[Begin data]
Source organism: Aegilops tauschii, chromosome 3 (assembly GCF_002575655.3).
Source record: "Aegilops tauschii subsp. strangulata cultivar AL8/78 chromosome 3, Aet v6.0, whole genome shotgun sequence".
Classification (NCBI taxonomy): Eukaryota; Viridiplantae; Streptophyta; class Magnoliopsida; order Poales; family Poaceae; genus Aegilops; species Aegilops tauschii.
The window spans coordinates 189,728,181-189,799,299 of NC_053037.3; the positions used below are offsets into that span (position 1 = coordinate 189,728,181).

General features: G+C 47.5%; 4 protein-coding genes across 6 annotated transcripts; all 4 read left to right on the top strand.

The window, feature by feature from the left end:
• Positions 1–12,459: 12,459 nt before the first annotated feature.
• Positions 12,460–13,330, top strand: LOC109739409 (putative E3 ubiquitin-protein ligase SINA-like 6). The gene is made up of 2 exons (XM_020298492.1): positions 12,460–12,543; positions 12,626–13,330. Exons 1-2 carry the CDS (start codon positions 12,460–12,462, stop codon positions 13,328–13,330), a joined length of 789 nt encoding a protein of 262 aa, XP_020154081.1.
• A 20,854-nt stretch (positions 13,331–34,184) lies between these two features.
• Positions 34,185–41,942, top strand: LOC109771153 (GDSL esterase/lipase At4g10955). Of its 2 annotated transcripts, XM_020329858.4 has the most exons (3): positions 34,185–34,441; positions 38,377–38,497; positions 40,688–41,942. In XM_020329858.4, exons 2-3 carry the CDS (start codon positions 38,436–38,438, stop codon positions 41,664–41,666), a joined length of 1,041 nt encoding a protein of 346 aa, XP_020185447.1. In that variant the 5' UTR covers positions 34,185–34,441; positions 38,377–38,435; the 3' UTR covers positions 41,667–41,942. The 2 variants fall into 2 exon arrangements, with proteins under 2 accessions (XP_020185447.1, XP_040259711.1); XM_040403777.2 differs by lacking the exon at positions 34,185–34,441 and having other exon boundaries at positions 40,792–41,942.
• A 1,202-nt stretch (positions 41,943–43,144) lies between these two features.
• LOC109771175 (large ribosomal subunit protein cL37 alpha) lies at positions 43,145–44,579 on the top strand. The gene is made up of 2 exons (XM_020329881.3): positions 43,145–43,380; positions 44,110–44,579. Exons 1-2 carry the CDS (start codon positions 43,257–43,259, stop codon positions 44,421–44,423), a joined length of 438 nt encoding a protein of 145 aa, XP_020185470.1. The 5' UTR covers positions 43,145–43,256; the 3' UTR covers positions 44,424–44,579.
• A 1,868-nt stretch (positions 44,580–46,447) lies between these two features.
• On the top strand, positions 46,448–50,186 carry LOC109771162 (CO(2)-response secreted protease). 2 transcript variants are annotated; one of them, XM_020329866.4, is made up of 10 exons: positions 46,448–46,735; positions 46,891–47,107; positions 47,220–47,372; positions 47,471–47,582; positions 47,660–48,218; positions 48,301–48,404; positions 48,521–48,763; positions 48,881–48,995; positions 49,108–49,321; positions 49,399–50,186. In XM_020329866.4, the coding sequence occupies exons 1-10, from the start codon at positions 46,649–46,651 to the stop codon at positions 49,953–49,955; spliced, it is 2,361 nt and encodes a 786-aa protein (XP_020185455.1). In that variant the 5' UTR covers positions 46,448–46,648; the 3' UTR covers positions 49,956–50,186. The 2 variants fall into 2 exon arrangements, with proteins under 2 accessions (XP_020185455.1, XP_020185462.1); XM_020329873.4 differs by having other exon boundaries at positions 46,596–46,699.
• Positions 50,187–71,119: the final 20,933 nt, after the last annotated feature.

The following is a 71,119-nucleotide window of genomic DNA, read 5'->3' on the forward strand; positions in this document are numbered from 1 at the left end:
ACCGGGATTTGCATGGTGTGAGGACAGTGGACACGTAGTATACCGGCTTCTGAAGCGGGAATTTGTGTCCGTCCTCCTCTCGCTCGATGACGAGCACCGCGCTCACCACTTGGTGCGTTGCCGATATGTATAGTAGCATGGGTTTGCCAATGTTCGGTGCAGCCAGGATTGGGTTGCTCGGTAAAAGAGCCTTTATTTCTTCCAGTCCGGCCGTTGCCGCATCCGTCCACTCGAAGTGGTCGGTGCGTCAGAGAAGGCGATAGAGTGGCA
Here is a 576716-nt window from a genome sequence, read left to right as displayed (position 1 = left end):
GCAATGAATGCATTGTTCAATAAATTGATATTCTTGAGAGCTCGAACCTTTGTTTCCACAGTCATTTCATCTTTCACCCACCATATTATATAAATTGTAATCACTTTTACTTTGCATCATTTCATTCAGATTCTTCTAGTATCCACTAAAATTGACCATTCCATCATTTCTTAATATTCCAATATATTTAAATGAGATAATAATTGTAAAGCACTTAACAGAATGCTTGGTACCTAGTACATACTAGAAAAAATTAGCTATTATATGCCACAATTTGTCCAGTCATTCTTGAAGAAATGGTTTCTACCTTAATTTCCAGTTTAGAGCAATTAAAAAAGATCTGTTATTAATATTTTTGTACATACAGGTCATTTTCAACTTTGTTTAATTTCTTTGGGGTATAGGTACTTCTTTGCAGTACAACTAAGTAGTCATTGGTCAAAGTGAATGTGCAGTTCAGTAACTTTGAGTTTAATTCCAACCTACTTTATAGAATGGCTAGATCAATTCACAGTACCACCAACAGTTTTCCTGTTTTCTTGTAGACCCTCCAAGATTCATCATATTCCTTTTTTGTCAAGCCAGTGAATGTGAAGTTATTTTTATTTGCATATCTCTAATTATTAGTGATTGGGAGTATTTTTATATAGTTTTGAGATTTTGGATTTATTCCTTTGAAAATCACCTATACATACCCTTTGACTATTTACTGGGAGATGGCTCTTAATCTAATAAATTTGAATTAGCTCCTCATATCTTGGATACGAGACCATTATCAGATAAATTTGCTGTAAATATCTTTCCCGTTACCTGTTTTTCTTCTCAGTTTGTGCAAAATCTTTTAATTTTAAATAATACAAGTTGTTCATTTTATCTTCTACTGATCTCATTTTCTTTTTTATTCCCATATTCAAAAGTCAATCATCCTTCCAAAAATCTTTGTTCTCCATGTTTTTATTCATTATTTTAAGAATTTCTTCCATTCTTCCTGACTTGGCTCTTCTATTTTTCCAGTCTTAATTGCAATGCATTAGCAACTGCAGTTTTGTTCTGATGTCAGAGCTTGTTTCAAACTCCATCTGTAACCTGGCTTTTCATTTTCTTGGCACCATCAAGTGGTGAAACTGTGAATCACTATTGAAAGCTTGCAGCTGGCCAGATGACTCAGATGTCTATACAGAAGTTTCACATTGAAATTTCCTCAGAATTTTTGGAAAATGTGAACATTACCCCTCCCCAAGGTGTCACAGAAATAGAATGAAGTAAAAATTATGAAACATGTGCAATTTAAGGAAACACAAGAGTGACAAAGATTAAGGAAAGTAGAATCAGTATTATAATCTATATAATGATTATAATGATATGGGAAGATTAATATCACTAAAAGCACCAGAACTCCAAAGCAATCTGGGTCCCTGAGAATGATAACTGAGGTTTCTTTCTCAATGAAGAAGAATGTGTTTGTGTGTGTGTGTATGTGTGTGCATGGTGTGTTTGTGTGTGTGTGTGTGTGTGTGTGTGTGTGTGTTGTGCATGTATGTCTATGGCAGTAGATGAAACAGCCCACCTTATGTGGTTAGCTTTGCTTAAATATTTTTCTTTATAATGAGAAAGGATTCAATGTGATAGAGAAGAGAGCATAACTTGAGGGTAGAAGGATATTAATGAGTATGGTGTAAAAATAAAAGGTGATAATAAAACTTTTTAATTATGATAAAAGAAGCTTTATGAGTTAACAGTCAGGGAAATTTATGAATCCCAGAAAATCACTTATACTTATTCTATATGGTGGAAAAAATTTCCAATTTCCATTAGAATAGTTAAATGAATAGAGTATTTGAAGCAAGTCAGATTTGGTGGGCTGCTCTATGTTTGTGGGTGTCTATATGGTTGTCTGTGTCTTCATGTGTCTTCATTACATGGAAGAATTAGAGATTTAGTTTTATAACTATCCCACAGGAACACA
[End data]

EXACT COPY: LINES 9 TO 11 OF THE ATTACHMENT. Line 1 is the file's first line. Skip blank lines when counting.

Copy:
• A 20,854-nt stretch (positions 13,331–34,184) lies between these two features.
• Positions 34,185–41,942, top strand: LOC109771153 (GDSL esterase/lipase At4g10955). Of its 2 annotated transcripts, XM_020329858.4 has the most exons (3): positions 34,185–34,441; positions 38,377–38,497; positions 40,688–41,942. In XM_020329858.4, exons 2-3 carry the CDS (start codon positions 38,436–38,438, stop codon positions 41,664–41,666), a joined length of 1,041 nt encoding a protein of 346 aa, XP_020185447.1. In that variant the 5' UTR covers positions 34,185–34,441; positions 38,377–38,435; the 3' UTR covers positions 41,667–41,942. The 2 variants fall into 2 exon arrangements, with proteins under 2 accessions (XP_020185447.1, XP_040259711.1); XM_040403777.2 differs by lacking the exon at positions 34,185–34,441 and having other exon boundaries at positions 40,792–41,942.
• A 1,202-nt stretch (positions 41,943–43,144) lies between these two features.